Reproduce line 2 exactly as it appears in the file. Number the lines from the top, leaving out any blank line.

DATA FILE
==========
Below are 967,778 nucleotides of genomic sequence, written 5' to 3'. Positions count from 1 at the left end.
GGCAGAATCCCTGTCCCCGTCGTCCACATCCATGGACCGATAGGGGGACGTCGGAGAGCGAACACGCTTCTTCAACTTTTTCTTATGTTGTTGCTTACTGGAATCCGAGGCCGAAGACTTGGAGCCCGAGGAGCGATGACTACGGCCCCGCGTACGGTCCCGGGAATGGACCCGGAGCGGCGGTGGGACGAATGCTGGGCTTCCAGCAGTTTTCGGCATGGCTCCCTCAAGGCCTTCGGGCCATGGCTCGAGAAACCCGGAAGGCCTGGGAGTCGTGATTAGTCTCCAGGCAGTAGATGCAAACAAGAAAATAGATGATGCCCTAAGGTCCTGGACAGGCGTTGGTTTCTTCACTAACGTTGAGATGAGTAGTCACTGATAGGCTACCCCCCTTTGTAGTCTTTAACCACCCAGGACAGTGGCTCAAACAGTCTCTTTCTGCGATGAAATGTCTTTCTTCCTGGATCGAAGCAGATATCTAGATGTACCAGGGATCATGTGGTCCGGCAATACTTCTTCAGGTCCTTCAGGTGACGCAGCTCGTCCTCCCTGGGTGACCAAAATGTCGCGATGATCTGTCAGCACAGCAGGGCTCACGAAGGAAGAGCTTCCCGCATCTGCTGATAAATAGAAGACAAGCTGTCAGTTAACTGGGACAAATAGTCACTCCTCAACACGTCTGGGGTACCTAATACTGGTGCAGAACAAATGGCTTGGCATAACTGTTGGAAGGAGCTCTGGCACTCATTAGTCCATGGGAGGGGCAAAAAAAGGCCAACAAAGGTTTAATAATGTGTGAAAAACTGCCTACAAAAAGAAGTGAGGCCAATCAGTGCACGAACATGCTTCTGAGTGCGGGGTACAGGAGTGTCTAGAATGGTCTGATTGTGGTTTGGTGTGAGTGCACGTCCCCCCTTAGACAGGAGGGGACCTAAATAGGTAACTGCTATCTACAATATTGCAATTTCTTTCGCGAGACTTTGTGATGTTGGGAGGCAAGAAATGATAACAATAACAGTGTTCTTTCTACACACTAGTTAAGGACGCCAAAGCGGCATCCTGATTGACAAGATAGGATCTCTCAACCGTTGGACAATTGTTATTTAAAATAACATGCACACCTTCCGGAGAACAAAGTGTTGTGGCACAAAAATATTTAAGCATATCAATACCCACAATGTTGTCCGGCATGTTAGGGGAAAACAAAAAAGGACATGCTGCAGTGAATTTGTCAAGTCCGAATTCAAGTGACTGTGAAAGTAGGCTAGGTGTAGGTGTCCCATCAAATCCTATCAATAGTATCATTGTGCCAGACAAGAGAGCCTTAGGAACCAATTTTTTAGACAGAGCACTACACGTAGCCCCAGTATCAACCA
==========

GGCAGAATCCCTGTCCCCGTCGTCCACATCCATGGACCGATAGGGGGACGTCGGAGAGCGAACACGCTTCTTCAACTTTTTCTTATGTTGTTGCTTACTGGAATCCGAGGCCGAAGACTTGGAGCCCGAGGAGCGATGACTACGGCCCCGCGTACGGTCCCGGGAATGGACCCGGAGCGGCGGTGGGACGAATGCTGGGCTTCCAGCAGTTTTCGGCATGGCTCCCTCAAGGCCTTCGGGCCATGGCTCGAGAAACCCGGAAGGCCTGGGAGTCGTGATTAGTCTCCAGGCAGTAGATGCAAACAAGAAAATAGATGATGCCCTAAGGTCCTGGACAGGCGTTGGTTTCTTCACTAACGTTGAGATGAGTAGTCACTGATAGGCTACCCCCCTTTGTAGTCTTTAACCACCCAGGACAGTGGCTCAAACAGTCTCTTTCTGCGATGAAATGTCTTTCTTCCTGGATCGAAGCAGATATCTAGATGTACCAGGGATCATGTGGTCCGGCAATACTTCTTCAGGTCCTTCAGGTGACGCAGCTCGTCCTCCCTGGGTGACCAAAATGTCGCGATGATCTGTCAGCACAGCAGGGCTCACGAAGGAAGAGCTTCCCGCATCTGCTGATAAATAGAAGACAAGCTGTCAGTTAACTGGGACAAATAGTCACTCCTCAACACGTCTGGGGTACCTAATACTGGTGCAGAACAAATGGCTTGGCATAACTGTTGGAAGGAGCTCTGGCACTCATTAGTCCATGGGAGGGGCAAAAAAAGGCCAACAAAGGTTTAATAATGTGTGAAAAACTGCCTACAAAAAGAAGTGAGGCCAATCAGTGCACGAACATGCTTCTGAGTGCGGGGTACAGGAGTGTCTAGAATGGTCTGATTGTGGTTTGGTGTGAGTGCACGTCCCCCCTTAGACAGGAGGGGACCTAAATAGGTAACTGCTATCTACAATATTGCAATTTCTTTCGCGAGACTTTGTGATGTTGGGAGGCAAGAAATGATAACAATAACAGTGTTCTTTCTACACACTAGTTAAGGACGCCAAAGCGGCATCCTGATTGACAAGATAGGATCTCTCAACCGTTGGACAATTGTTATTTAAAATAACATGCACACCTTCCGGAGAACAAAGTGTTGTGGCACAAAAATATTTAAGCATATCAATACCCACAATGTTGTCCGGCATGTTAGGGGAAAACAAAAAAGGACATGCTGCAGTGAATTTGTCAAGTCCGAATTCAAGTGACTGTGAAAGTAGGCTAGGTGTAGGTGTCCCATCAAATCCTATCAATAGTATCATTGTGCCAGACAAGAGAGCCTTAGGAACCAATTTTTTAGACAGAGCACTACACGTAGCCCCAGTATCAACCA